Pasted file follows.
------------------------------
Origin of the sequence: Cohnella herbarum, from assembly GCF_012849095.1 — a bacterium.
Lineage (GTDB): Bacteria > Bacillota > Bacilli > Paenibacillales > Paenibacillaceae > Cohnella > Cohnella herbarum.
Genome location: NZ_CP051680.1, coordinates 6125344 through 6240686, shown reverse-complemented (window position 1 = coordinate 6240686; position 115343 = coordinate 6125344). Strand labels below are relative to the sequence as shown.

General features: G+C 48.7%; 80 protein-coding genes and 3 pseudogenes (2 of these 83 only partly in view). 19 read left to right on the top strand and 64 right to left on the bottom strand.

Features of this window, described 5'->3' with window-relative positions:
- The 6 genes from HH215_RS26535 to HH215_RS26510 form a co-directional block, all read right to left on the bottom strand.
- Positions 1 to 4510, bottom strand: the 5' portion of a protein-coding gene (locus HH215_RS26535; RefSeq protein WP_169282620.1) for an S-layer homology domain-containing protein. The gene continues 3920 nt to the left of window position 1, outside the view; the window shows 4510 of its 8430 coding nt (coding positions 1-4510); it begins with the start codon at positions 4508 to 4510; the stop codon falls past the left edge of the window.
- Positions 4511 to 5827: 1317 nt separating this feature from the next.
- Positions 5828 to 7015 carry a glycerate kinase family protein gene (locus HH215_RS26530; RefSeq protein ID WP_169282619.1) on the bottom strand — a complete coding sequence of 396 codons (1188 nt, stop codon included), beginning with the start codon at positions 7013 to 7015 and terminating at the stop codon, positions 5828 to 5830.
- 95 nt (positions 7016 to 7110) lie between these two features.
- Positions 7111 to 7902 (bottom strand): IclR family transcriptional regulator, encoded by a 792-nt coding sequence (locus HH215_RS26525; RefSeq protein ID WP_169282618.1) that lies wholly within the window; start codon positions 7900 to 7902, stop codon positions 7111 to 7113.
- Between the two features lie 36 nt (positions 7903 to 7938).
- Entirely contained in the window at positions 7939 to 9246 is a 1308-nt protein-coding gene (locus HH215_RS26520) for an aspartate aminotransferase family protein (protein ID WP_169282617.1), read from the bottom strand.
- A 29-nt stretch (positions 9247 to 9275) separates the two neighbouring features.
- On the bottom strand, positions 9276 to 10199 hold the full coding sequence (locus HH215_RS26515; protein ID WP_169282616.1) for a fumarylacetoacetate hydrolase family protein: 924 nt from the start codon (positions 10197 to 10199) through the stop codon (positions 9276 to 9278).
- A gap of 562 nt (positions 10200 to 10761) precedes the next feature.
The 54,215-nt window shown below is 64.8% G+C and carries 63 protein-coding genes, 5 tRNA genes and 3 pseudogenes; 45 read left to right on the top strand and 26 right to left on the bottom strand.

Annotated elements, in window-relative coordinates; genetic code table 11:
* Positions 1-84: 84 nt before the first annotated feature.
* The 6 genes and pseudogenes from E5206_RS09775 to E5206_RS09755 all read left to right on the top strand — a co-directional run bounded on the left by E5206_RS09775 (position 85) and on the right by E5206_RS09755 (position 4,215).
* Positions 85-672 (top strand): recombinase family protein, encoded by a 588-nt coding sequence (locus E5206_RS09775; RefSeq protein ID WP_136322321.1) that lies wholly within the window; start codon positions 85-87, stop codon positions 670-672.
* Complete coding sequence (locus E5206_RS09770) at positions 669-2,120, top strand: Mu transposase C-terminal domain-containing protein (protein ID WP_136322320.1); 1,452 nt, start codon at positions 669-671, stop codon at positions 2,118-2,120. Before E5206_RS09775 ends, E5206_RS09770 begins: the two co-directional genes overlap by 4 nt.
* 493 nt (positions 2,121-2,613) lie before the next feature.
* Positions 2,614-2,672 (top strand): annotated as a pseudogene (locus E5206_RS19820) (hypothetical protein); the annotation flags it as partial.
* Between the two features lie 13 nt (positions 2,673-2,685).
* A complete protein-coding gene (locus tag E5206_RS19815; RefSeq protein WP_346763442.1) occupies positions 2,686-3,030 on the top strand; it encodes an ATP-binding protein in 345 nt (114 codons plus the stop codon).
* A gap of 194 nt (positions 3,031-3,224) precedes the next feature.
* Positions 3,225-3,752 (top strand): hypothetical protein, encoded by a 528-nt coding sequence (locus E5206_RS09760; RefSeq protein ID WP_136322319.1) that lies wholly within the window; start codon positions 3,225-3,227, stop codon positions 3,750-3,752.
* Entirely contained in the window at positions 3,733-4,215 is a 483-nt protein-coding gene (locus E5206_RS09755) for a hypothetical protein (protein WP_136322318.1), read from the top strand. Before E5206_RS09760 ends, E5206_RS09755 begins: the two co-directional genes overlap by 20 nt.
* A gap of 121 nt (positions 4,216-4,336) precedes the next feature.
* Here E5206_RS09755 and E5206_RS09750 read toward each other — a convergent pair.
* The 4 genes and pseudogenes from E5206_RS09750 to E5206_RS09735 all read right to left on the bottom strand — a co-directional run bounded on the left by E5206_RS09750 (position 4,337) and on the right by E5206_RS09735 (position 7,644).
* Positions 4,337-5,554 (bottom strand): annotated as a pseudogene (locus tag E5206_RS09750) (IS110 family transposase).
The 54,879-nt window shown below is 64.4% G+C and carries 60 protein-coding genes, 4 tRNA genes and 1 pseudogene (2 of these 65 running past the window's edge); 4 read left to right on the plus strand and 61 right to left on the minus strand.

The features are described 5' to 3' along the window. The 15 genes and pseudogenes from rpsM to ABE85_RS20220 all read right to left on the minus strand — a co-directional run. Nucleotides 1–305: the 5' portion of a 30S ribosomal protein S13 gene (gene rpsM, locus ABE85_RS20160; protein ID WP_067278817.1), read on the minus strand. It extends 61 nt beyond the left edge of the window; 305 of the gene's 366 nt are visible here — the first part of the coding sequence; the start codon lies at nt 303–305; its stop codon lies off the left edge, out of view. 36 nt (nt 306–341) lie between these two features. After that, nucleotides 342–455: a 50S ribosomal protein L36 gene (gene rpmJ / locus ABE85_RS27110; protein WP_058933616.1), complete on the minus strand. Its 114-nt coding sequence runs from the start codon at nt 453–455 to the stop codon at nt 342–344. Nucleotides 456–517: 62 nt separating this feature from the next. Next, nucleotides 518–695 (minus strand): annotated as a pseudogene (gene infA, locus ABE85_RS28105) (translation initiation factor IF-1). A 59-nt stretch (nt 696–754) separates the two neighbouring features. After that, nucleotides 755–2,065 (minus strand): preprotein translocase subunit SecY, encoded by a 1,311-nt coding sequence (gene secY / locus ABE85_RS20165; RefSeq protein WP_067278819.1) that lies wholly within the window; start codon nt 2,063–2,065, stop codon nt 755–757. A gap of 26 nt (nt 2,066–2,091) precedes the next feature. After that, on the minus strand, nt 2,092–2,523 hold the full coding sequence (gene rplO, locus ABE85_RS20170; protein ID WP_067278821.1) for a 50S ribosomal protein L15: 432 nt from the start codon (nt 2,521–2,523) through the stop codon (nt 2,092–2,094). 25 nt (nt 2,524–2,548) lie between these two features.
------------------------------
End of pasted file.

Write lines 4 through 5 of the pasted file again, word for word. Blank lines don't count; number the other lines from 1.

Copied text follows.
General features: G+C 48.7%; 80 protein-coding genes and 3 pseudogenes (2 of these 83 only partly in view). 19 read left to right on the top strand and 64 right to left on the bottom strand.

Features of this window, described 5'->3' with window-relative positions: